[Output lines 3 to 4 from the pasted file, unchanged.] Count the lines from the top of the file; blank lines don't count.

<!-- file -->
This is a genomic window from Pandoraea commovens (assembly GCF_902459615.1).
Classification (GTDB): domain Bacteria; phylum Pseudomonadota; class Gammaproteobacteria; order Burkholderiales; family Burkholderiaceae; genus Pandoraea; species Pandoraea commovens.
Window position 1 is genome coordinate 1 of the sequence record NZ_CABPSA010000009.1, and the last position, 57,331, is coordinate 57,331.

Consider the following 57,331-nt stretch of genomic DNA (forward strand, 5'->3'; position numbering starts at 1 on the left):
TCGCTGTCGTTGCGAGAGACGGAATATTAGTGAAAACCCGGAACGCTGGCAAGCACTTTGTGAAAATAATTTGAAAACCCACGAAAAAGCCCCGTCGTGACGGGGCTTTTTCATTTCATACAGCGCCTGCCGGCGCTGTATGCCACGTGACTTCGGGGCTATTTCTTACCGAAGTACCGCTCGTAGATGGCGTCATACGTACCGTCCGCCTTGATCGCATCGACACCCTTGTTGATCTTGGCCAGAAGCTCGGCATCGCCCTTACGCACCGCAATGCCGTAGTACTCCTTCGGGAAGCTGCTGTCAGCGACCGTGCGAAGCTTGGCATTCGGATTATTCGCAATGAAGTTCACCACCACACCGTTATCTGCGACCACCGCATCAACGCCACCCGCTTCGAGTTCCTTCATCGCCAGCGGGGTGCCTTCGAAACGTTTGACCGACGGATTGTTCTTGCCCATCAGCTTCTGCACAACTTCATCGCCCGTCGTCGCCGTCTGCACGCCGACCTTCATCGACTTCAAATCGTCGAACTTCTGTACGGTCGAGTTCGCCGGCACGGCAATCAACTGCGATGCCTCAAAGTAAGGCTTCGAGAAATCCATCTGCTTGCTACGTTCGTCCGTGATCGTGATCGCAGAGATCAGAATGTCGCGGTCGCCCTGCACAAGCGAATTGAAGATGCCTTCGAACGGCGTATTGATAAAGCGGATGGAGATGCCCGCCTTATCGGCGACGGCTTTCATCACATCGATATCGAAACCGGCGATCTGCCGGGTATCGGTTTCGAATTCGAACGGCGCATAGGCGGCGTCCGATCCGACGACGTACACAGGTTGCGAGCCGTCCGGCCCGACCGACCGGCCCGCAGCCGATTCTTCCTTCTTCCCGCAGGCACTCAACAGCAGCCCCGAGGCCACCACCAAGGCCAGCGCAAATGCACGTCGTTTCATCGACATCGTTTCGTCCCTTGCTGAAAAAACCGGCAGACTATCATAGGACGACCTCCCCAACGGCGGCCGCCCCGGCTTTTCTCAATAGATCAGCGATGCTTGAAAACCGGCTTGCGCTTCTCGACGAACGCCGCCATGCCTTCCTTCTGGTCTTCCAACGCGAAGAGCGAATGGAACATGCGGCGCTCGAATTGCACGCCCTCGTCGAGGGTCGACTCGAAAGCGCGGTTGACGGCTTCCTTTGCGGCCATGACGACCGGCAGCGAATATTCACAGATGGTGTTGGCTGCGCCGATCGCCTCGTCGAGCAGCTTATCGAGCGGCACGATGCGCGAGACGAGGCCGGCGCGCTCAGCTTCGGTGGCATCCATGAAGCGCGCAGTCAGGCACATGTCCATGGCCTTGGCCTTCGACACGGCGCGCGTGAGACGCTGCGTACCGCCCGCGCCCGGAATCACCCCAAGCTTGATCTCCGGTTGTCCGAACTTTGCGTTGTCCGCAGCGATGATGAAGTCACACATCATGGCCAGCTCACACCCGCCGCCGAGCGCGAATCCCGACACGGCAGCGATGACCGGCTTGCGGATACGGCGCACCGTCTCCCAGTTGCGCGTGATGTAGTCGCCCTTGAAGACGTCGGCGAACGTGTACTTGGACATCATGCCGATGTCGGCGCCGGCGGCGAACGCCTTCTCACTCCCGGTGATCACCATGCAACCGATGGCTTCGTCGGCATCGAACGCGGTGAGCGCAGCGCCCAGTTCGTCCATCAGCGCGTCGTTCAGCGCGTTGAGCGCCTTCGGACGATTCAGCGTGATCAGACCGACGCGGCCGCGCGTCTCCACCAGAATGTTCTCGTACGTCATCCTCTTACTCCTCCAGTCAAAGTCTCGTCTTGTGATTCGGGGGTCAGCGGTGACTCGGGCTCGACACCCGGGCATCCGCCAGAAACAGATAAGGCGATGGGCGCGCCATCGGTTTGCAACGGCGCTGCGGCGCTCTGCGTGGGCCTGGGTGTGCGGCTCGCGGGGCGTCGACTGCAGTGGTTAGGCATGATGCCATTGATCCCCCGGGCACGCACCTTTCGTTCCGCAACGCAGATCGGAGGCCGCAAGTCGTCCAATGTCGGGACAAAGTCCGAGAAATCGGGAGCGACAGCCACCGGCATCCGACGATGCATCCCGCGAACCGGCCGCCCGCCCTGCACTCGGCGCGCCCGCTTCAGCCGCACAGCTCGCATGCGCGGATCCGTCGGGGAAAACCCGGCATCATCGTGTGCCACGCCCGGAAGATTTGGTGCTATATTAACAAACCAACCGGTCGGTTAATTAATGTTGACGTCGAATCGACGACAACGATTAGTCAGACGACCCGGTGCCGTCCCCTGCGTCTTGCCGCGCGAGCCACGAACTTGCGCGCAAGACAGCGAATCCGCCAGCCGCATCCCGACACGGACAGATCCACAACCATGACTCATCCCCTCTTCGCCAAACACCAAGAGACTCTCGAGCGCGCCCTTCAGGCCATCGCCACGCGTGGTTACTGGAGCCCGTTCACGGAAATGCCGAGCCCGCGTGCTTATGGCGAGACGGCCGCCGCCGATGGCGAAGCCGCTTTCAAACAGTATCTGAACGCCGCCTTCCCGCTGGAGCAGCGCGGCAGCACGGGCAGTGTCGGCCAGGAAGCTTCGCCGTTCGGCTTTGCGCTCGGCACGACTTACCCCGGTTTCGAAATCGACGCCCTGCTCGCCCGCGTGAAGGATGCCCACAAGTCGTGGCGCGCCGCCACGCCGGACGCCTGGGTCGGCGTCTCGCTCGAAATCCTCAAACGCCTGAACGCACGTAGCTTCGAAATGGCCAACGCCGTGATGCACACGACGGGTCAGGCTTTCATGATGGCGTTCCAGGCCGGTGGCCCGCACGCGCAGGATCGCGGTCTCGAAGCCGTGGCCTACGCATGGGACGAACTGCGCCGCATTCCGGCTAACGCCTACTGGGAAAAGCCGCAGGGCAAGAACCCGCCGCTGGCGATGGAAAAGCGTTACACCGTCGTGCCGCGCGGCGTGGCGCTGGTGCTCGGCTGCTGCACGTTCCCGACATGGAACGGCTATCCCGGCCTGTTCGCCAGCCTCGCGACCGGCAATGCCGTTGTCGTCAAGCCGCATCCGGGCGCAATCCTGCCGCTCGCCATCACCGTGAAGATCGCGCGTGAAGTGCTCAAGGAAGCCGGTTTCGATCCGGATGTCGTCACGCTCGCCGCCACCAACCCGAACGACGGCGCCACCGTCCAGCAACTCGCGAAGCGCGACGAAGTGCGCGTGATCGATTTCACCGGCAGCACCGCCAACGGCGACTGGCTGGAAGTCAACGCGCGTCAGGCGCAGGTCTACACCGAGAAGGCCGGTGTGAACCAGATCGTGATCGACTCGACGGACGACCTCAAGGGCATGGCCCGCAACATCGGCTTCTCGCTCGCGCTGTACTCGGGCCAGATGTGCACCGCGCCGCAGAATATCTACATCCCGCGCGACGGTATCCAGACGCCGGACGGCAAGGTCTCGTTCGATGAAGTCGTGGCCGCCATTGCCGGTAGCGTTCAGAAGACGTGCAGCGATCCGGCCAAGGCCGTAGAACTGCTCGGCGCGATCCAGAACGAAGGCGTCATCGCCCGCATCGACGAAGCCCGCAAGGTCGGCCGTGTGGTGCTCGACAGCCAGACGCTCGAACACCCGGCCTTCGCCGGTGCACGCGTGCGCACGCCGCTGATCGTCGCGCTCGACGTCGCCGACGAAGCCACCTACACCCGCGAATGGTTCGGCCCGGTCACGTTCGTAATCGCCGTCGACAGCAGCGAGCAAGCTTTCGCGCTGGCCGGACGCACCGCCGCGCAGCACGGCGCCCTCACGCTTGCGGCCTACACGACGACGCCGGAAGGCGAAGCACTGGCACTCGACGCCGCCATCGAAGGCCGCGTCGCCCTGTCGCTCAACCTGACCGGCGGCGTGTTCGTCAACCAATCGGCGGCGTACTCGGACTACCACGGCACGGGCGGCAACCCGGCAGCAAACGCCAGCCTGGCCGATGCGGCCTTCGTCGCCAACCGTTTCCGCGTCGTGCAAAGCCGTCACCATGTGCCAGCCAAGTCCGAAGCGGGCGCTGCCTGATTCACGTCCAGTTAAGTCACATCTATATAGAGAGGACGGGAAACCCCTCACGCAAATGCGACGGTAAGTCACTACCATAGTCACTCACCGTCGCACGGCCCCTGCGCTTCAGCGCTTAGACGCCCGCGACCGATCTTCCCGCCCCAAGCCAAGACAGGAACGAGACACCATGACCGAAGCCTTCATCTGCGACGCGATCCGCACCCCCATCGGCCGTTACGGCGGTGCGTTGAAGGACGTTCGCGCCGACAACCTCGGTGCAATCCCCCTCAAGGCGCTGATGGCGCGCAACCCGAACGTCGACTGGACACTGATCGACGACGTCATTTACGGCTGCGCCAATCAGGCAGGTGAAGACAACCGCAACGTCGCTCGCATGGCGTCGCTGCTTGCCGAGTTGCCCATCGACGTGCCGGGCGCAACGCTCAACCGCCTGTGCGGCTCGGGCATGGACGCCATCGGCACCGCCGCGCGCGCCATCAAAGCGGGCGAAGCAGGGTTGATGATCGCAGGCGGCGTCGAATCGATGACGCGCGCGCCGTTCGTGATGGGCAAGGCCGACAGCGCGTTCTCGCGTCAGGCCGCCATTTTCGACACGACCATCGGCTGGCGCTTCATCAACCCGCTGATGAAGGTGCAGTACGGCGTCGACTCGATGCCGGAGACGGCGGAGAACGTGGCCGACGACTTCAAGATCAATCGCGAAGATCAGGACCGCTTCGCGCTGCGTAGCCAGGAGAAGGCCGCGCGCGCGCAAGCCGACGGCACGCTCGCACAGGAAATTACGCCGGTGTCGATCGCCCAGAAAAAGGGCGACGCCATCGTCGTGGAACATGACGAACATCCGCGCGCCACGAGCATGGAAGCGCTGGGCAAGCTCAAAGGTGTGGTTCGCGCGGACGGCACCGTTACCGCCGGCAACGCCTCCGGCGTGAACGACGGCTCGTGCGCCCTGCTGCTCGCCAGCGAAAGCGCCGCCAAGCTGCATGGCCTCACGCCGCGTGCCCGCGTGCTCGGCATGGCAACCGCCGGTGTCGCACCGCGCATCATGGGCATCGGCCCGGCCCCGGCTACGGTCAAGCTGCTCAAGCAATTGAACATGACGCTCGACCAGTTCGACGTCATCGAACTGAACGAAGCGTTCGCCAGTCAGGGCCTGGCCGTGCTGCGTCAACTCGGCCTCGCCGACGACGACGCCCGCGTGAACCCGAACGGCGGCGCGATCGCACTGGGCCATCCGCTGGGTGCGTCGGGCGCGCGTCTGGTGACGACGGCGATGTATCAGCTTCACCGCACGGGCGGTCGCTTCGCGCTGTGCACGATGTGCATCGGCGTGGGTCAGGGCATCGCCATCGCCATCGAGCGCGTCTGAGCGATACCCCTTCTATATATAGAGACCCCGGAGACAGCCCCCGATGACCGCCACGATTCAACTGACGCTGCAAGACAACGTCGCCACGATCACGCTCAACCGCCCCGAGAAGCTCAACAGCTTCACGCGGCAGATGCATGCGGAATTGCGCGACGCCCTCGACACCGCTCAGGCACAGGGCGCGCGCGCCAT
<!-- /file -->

Window position 1 is genome coordinate 1 of the sequence record NZ_CABPSA010000009.1, and the last position, 57,331, is coordinate 57,331.

Consider the following 57,331-nt stretch of genomic DNA (forward strand, 5'->3'; position numbering starts at 1 on the left):